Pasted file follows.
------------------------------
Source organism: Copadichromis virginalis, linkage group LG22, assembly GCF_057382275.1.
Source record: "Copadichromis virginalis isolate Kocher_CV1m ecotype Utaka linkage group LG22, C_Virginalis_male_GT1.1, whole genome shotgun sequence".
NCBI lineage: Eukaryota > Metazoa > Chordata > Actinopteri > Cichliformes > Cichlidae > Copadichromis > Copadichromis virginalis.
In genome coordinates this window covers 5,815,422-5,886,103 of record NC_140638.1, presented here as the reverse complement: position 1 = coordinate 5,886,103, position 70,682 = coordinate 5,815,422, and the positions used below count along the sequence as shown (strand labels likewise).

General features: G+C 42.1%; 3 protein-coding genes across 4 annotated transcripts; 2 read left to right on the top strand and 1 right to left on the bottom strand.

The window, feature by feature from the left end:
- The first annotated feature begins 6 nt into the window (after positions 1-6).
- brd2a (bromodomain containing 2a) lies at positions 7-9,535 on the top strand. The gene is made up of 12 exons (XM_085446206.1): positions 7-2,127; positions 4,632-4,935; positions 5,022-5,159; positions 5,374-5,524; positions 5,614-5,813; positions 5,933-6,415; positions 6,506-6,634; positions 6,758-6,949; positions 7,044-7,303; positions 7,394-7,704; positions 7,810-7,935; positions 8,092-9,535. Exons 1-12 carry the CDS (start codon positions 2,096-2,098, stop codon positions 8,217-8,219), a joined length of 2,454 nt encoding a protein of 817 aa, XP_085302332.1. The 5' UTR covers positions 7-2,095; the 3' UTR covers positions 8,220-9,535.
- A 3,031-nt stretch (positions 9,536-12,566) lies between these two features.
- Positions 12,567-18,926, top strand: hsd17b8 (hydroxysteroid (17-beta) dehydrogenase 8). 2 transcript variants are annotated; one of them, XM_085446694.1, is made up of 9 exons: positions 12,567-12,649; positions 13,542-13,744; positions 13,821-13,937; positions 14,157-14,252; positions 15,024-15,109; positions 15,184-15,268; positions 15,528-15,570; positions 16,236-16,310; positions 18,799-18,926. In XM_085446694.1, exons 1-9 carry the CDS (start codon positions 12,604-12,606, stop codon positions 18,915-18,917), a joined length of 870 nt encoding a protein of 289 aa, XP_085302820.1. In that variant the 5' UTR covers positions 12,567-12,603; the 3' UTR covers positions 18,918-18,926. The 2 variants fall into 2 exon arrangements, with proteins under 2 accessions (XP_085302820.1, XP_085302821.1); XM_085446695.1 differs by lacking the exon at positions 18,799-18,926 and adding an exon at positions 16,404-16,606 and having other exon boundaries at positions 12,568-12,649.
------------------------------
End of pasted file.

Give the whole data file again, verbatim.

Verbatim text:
Source organism: Copadichromis virginalis, linkage group LG22, assembly GCF_057382275.1.
Source record: "Copadichromis virginalis isolate Kocher_CV1m ecotype Utaka linkage group LG22, C_Virginalis_male_GT1.1, whole genome shotgun sequence".
NCBI lineage: Eukaryota > Metazoa > Chordata > Actinopteri > Cichliformes > Cichlidae > Copadichromis > Copadichromis virginalis.
In genome coordinates this window covers 5,815,422-5,886,103 of record NC_140638.1, presented here as the reverse complement: position 1 = coordinate 5,886,103, position 70,682 = coordinate 5,815,422, and the positions used below count along the sequence as shown (strand labels likewise).

General features: G+C 42.1%; 3 protein-coding genes across 4 annotated transcripts; 2 read left to right on the top strand and 1 right to left on the bottom strand.

The window, feature by feature from the left end:
- The first annotated feature begins 6 nt into the window (after positions 1-6).
- brd2a (bromodomain containing 2a) lies at positions 7-9,535 on the top strand. The gene is made up of 12 exons (XM_085446206.1): positions 7-2,127; positions 4,632-4,935; positions 5,022-5,159; positions 5,374-5,524; positions 5,614-5,813; positions 5,933-6,415; positions 6,506-6,634; positions 6,758-6,949; positions 7,044-7,303; positions 7,394-7,704; positions 7,810-7,935; positions 8,092-9,535. Exons 1-12 carry the CDS (start codon positions 2,096-2,098, stop codon positions 8,217-8,219), a joined length of 2,454 nt encoding a protein of 817 aa, XP_085302332.1. The 5' UTR covers positions 7-2,095; the 3' UTR covers positions 8,220-9,535.
- A 3,031-nt stretch (positions 9,536-12,566) lies between these two features.
- Positions 12,567-18,926, top strand: hsd17b8 (hydroxysteroid (17-beta) dehydrogenase 8). 2 transcript variants are annotated; one of them, XM_085446694.1, is made up of 9 exons: positions 12,567-12,649; positions 13,542-13,744; positions 13,821-13,937; positions 14,157-14,252; positions 15,024-15,109; positions 15,184-15,268; positions 15,528-15,570; positions 16,236-16,310; positions 18,799-18,926. In XM_085446694.1, exons 1-9 carry the CDS (start codon positions 12,604-12,606, stop codon positions 18,915-18,917), a joined length of 870 nt encoding a protein of 289 aa, XP_085302820.1. In that variant the 5' UTR covers positions 12,567-12,603; the 3' UTR covers positions 18,918-18,926. The 2 variants fall into 2 exon arrangements, with proteins under 2 accessions (XP_085302820.1, XP_085302821.1); XM_085446695.1 differs by lacking the exon at positions 18,799-18,926 and adding an exon at positions 16,404-16,606 and having other exon boundaries at positions 12,568-12,649.